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Cost-effectiveness of the Australian National Tobacco Campaign
  1. S F Hurley1,2,3,
  2. J P Matthews1
  1. 1
    Bainbridge Consultants Pty Ltd, Melbourne, Australia
  2. 2
    School of Medicine, Griffith University, Australia
  3. 3
    School of Population Health, The University of Melbourne, Australia
  1. Professor Susan Hurley, Bainbridge Consultants Pty Ltd, 222/299 Queen Street, Melbourne, VIC 3000, Australia; susanhurley{at}bainbridgeconsultants.com

Abstract

Background: The Australian National Tobacco Campaign (NTC) was an intensive mass media anti-smoking campaign, the first phase of which commenced in 1997, cost around $A9 million, and reduced smoking prevalence by 1.4%.

Objective: To assess the cost-effectiveness of phase one of the NTC, which ran from June to November 1997.

Design and study population: The quit benefits model (QBM), a Markov-cycle simulation model was used to predict the benefits of smoking cessation for the estimated 190 000 quitters from the time of quitting until death, censored at age 85 years. Measures of effectiveness were cases of lung cancer, acute myocardial infarction (AMI), stroke and chronic obstructive pulmonary disease (COPD) avoided; deaths prevented, and life-years and quality-adjusted life-years (QALYs) gained. The savings in healthcare costs through prevention of the four specified smoking-associated diseases were estimated. Future costs, life-years and QALYS were discounted at 3% per year.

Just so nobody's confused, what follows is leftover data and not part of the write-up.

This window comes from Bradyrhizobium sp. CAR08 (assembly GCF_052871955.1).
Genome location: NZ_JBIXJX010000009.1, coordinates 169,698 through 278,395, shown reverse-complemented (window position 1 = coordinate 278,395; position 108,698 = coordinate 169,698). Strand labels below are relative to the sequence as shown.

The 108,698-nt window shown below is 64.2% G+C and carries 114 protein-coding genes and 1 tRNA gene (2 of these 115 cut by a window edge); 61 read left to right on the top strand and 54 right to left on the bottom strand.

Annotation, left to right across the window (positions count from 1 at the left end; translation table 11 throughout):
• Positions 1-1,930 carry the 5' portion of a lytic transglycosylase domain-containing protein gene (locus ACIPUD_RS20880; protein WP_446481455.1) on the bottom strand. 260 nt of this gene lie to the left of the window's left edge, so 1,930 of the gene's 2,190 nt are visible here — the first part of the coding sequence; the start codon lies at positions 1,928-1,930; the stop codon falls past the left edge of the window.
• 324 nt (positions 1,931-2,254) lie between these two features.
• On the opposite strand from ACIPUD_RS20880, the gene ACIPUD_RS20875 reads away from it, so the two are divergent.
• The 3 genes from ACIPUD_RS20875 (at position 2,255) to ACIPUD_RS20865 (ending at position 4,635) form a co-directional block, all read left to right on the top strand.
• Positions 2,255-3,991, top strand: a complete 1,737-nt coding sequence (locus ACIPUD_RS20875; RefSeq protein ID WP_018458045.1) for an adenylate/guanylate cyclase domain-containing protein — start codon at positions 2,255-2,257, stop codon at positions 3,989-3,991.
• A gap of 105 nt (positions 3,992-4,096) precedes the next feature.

Results: The QBM predicted that the NTC avoided over 32 000 cases of COPD, 11 000 cases of AMI, 10 000 cases of lung cancer, and 2500 cases of stroke. Prevention of around 55 000 deaths, gains of 323 000 life-years and 407 000 QALYs, and healthcare cost savings of $A740.6 million were predicted. The NTC was therefore both cost saving and effective.

Conclusions: As well as reducing smoking prevalence, the NTC was unequivocally cost-effective.

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Footnotes

  • Competing interests: None.

  • Funding: This project was supported by a grant from the Cancer Council Victoria, through funding from the Victorian Health Promotion Foundation. The funding body had no role in the design and conduct of the study, in the collection, analysis and interpretation of the data, or in the preparation, review or approval of the manuscript.

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